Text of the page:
What To Do When You Are Caught in a Rip

  • Try not to panic. The rip current is not pulling you under, just pulling you away from shore.
  • Do not swim against the current.
  • You may be able to escape by swimming out of the current in a direction parallel to the shoreline and then toward the beach.
  • If you are not a good swimmer, try to float or tread water. Focus your energy on trying to draw attention to yourself by yelling or waving for assistance. 

A collage of photos from the National Safe Boating Campaign of people doing various water activities and wearing a life jacket.
Graphic courtesy of the National Safe Boating Campaign website

Every year, thousands of boating enthusiasts take to the waterways of North Carolina to fish, sail, water ski, and pursue other vessel-based recreation.

  • Wear a lifejacket. In North Carolina, it is required for children younger than 13 years of age.
  • Inexperienced paddlers should not stray far from shore.
  • Paddlers should avoid motorboats and high-use areas.
  • Stay out of designated swimming areas.
  • Return to shore immediately during lightning or thunderstorms.
  • Take advantage of free boating safety courses.
  • Pay attention to changes in the weather.

If you are paddling, be aware of what conditions are expected in the park. In areas of open ocean, paddling can be a high-risk activity that should not be undertaken alone or by any novice, first-time, or inexperienced ocean paddler. Check the safety rules for any state park site you plan to visit and experience through paddling. Make sure to choose a form of paddling that is appropriate for your experience level — open ocean versus sheltered bays or wetlands, guided versus unguided, and so on — so that you can have the best possible experience exploring your state parks.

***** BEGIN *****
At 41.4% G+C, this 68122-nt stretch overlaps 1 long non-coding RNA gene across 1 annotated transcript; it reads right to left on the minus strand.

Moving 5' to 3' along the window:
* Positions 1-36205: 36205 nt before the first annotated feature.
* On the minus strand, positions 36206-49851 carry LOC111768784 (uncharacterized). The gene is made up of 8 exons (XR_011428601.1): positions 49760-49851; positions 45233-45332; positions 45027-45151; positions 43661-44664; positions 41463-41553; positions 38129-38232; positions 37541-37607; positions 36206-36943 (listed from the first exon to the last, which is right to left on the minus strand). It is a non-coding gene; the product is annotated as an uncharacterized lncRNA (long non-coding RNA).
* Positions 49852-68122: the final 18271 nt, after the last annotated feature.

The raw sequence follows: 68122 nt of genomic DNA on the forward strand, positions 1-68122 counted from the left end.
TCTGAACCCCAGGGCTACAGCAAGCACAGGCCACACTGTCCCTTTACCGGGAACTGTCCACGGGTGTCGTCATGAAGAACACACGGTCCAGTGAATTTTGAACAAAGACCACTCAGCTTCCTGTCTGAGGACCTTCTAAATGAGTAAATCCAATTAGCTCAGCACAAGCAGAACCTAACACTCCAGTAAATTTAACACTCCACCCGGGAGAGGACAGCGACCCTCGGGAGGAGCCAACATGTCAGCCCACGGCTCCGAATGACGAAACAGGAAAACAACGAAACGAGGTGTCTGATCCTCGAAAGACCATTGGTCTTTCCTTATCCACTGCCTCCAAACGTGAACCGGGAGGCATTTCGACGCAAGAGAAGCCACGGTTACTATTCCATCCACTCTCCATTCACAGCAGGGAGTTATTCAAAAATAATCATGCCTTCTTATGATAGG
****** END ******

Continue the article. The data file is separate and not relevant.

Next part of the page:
Graphic for the Boating Safety Seven
"Boating Safety Seven" graphic courtesy of the National Safe Boating Campaign website

Boating Safety Seven

  1. Wear your life jacket.
  2. Take a boating safety class.
  3. Carry all required safety gear.
  4. Use your engine cut-off switch.
  5. File a float plan.
  6. Be aware of weather and water conditions:
  7. Boat sober, and be considerate of others.


 "The Best Life Jacket" video made by National Safe Boating Campaign


Life Jackets

To choose the proper life jacket, make sure:

  • It is a proper fit. A snug fit is a proper fit. For children, the sizes correspond to weight ranges. Do not use an adult life jacket for children.
  • It is approved by the U.S. Coast Guard. Check the label.
  • It is right for the activity you are choosing and the water conditions.
  • You get one for your pet as well!
  • It is in a good, serviceable condition and properly stowed away when not in use.
  • Straps, buckles and zippers are secure and fastened.
  • You are always wearing it. Accidents happen quickly, and there is no time to grab a jacket that has been stowed.

Check out this infographic from the National Safe Boating Council to determine if you have the right life jacket:


North Carolina law requires children younger than 13 years of age to wear life vest when aboard an operating recreational vessel.

Did you know in 2022... 75% of all fatal boating accident victims drowned. Of these victims, 85% were not wearing a life jacket. Two out of three drowning victims were good swimmers. 

Real boaters always wear a life jacket. Life jackets are for everyone, regardless of your age or swimming ability.


Graphic from the USACE that read "Life Jackets Worn... Nobody Mourns"
Spanish graphic for Life Jackets Worn Nobody Mourns

"Life Jackets Worn... Nobody Mourns" graphics courtesy of U.S. Army Corps of Engineers


Boater Safety Education Courses

To make certain that the public is safe, responsible, and free to enjoy boating activities through the state, the North Carolina Wildlife Resources Commission enforces laws and regulations that all should observe.

North Carolina law requires: Any person born on or after January 1, 1988 must successfully complete a boating education course approved by the National Association of State Boating Law Administrators (NASBLA) before operating any vessel propelled by a motor of 10 horsepower or greater.

In addition, most individual park sites offer more locally specific information on boating safety. To learn more about boating safety at North Carolina state park, visit that park's website or contact park staff for more information.